Grind cooked rice and grated coconut with few cashews and keep the mixture aside. Take cooking bowl, and boil the milk and then add the rice paste and stir it continuously for a while (for about 10 minutes). Add condensed milk and sugar for taste. Cook it till it turns thick. Mix badam powder. Stir it for a while. Place it in a plate and keep it in refrigerator. Serve it chilled with fried dry fruits.
Chef Naren Thimmaiah has been the face of the iconic Karavalli restaurant of the Taj Gateway Hotel in Bangalore for over a decade. It was a matter of great pride for his mother when she saw her own favorite recipe of Koli Barthad (Coorg Fried Chicken) feature prominently in the menu of Karavalli.
He joined the Taj group of hotels after completing his graduation and subsequent course in hotel management.
Naren holds the distinction of participating in the World Gourmet Summit held at Singapore in the year 2005. The World Gourmet Summit is an internationally acclaimed gastronomic event where only ten chefs from all over the world are invited to present their expertise.
He is popular on TV shows, regular contributor to food and lifestyle magazines and serves on the examination panels of many hotel management institutes.
KOLI BARTHAD (Coorg Fried Chicken)
Coriander Seeds 20 gm Black Pepper Corn 10 gm Jeera 5 gm Mustard Seeds 5 gm Cinnamon 5 gm Cloves 5 gm Chicken pieces 500 gm Onion 150 gm Garlic 25 gm Kachampuli (Coorg vinegar) 15 ml Red chilli powder 1 tea spoon Salt To taste Oil 75 ml
1. Broil garam masala ingredients till brown and powder it.
2. Marinate the chicken pieces with salt and 5 gms of Coorg garam masala and set aside for 30 minutes.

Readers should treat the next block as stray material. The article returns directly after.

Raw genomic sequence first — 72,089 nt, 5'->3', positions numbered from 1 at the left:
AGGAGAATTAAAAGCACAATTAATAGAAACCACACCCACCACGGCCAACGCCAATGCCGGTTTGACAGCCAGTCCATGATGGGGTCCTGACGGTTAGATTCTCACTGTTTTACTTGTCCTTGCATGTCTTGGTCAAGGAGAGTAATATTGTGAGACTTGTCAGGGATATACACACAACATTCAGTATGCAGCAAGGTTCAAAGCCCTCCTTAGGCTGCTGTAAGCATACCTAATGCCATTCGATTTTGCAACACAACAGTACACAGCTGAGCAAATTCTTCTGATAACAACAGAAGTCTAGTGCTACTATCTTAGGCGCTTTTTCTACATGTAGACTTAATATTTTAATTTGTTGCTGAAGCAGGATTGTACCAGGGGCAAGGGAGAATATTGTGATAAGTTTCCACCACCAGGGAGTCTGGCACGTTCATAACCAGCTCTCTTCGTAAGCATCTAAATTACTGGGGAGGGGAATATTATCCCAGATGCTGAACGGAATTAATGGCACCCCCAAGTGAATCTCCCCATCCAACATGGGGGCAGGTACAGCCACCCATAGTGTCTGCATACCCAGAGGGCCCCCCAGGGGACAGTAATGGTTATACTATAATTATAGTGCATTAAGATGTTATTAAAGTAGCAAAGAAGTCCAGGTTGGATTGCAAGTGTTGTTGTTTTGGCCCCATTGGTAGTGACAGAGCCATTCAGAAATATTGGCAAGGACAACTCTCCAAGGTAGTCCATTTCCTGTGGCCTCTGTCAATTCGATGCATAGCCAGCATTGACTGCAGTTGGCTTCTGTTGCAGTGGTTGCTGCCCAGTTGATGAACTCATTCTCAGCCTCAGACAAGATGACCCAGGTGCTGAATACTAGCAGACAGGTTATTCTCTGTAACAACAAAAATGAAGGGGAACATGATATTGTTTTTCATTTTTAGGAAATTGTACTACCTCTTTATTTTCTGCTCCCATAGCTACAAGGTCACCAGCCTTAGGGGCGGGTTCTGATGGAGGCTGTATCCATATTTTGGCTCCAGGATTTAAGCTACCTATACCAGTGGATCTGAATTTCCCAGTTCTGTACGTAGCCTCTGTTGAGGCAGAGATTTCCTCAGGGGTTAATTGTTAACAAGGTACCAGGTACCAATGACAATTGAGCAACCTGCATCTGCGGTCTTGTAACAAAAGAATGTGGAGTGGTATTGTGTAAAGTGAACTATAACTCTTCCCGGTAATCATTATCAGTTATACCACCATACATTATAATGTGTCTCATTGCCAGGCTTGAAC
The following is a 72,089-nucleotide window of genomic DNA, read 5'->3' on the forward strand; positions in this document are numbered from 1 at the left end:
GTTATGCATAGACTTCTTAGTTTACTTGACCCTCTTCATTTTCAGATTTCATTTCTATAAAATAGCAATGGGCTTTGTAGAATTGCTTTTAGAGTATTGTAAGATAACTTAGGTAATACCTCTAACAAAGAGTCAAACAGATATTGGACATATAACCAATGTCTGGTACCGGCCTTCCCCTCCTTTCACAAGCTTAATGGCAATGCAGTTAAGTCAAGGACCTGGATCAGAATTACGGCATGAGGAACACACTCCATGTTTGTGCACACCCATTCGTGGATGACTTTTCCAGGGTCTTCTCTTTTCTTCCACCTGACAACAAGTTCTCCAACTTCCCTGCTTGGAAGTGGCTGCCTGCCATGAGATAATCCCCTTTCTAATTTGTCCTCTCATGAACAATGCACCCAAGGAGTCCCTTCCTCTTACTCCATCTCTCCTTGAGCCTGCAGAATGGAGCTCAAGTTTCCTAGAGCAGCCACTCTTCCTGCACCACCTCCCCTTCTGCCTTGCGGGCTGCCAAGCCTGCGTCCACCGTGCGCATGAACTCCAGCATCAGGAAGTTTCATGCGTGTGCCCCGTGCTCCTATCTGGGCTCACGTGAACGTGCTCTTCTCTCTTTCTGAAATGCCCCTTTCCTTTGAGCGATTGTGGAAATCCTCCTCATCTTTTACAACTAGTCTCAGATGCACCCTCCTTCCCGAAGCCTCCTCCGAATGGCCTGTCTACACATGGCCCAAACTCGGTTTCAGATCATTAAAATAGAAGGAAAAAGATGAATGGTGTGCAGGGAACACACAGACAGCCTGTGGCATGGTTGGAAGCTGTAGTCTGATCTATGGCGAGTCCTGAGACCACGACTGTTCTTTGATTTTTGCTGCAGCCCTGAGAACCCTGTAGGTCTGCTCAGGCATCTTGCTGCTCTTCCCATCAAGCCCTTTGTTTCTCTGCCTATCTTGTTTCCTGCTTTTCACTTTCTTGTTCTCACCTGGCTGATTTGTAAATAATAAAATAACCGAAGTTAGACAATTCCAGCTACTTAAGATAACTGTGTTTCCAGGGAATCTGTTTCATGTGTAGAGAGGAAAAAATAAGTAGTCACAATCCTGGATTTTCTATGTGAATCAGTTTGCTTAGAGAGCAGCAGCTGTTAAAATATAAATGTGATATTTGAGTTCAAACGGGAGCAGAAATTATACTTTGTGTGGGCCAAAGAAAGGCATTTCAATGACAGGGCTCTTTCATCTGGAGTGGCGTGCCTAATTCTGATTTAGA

3. Heat oil in a pan and add the chopped garlic and onion and sauté till brown and add Coorg garam masala and red chilli powder.
4. Add the marinated chicken pieces and cook.
5. When it is three fourth done add Kachampuli (Coorg vinegar) and cook till done and dry. Check for seasoning and remove.
Pattamada Anuradha works with HCL Technologies as Senior Business Analyst. She loves cooking. She likes to prepare Adike Puttu during Puttari.
Rice – 2 cups
Water – 1.5 cups
Jaggery – 100 gms
Cardamom – 1 tsp
Ghee – 100 gms
Thill (yellu) – 3 tsps
Grated coconut for garnish
Method of preparation:
Roast rice until it turns light brown. Grind it to make flour. Prepare Jaggery juice in a different vessel and filter the juice. Take two cups of water in a vessel, boil the water. Add jaggery juice, cardamom, 2 tsps of ghee and 3 tsps of thill (yellu) and keep stirring. After a while add the rice flour and stir well till it becomes a dough. Remove the vessel from the stove and start making balls the size of marbles or Adike (arecanut) with little of ghee smeared on your palm. Once done, steam the Adike Puttu in cooker/shekala. Remove the steamed Adike Puttu and fry it in ghee for 10 minutes. Garnish it with grated coconut.
Kayapanda Suma Thimmaiah from Suntikoppa takes keen interest in her coffee estate activities and she is also an active member of a women’s self-help group and the Coorg Women Coffee Awareness Body.
Ambate Para – Goose-plum Pickle
Ambate 2 kgs ,
Salt ½ kg ,
Chilli powder ½ kg ,
Mustard powder 200 grams ,
Asafoetida ¼ tsp ,
Wash and wipe the Ambate with a clean cloth. Put them into a porcelain or glass jar and add salt. Add chilli and mustard powder to Ambate along with asafetida. Mix well. Keep the jar airtight. Ambate pickle will get ready in a week.
Biddanda Shalini Nanda Nagappa is a Canada-based food blogger and hosts ‘A Cookery Year in Coorg’, the most authentic Kodagu food blog. Shalini is very passionate about Kodagu food culture and has taken the pain to dig deep into the history of the culinary habits of Kodagu people. Her popular blog features well-researched articles and family recipes.
Kaima Unday Barthad (Dry Fried Meatballs)
Seasoned with a fresh green herb paste and a few woody spices, these meatballs are poached first in simmering water, then fried to a rich brown savouriness in a generous amount of ghee.